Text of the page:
Other parts of the divorce laws cause problems too – for example, the person who hasn’t asked for the divorce has the automatic right to oppose the divorce. When this happens it is called a ‘contested divorce’. Some people use their right to oppose the divorce to act unfairly to the other person. They can use it to put pressure on the person who wants the divorce to agree to something else by threatening to oppose the divorce if they don’t agree.

What rights do you have if your parents divorce?

When their parents split up, many children and young people feel that they are ignored and that their views aren’t taken into account. If you’re in this situation, the United Nations Convention on the Rights of the Child gives children and young people under 18, rights which mean that

  • you have the right to information about what is happening and to have your voice heard in any process that will decide things about where you will live and who you will live with if your parents are divorcing. This might be done through CAFCASS Cymru which has the job of ensuring that children’s voices are heard in the family courts in Wales.
  • you have the right to maintain contact with both your parents, if you want to.
  • decisions that are made about you should be made in your ‘best interests’.

How will the new divorce law be better for children?

In Wales, there is a commitment to consider children’s rights at the heart of every new law. The UK Government hasn’t made the same general commitment to children’s rights, but the new proposals around divorce recognise that the interests of children aren’t being looked after under the existing divorce rules, and this needs to change. The UK Government hopes that the proposals for the new divorce law will reduce family conflict.

While we don’t know the details of the new divorce law, we know what the UK Government was proposing in September when it published the consultation.

  • Someone wanting a divorce will still only be able to do so because their marriage has irretrievably broken down.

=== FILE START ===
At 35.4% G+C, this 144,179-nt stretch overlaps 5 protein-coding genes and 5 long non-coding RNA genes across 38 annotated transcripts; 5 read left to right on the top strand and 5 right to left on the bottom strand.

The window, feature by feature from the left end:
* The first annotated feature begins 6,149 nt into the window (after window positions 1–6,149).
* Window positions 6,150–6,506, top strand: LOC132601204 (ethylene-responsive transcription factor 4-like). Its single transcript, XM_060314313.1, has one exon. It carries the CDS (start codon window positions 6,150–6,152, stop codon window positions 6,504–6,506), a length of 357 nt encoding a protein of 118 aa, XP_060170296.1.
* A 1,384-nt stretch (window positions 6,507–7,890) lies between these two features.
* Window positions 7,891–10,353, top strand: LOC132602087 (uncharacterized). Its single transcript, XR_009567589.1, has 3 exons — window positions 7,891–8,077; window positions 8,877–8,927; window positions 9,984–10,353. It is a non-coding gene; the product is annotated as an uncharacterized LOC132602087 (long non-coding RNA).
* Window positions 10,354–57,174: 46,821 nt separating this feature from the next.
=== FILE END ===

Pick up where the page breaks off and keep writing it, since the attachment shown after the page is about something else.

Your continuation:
• However, instead of having to give a reason why the marriage has broken down, the person or both people will just need to give notice that the marriage has broken down.
  • There would be a minimum time period before the divorce could go through, which would give people time to make all the arrangements they need before the marriage is legally over.
  • There would be no automatic right to oppose the divorce.

Why can’t Wales have its own laws on divorce?

Although the National Assembly for Wales is now able to make its own laws in some areas of life in Wales, the UK Government has kept powers to make laws for Wales in other areas. In the area of ‘Justice’, the UK Government has kept powers over family relationships, so Wales can’t make its own laws about divorce.

What happens next?

Now that the consultation period has finished, the UK Government must consider all the responses it has had to the questions it asked in the consultation. Once it has done this, it will announce what the new divorce laws will look like and start the process of making the new laws.

For more information about your rights if you’re in Wales and your parents are getting divorced, read our pages about how the law affects you at home.



[1] White Paper Looking to the Future: Mediation and the Ground for Divorce https://assets.publishing.service.gov.uk/government/uploads/system/uploads/attachment_data/file/272042/2799.pdf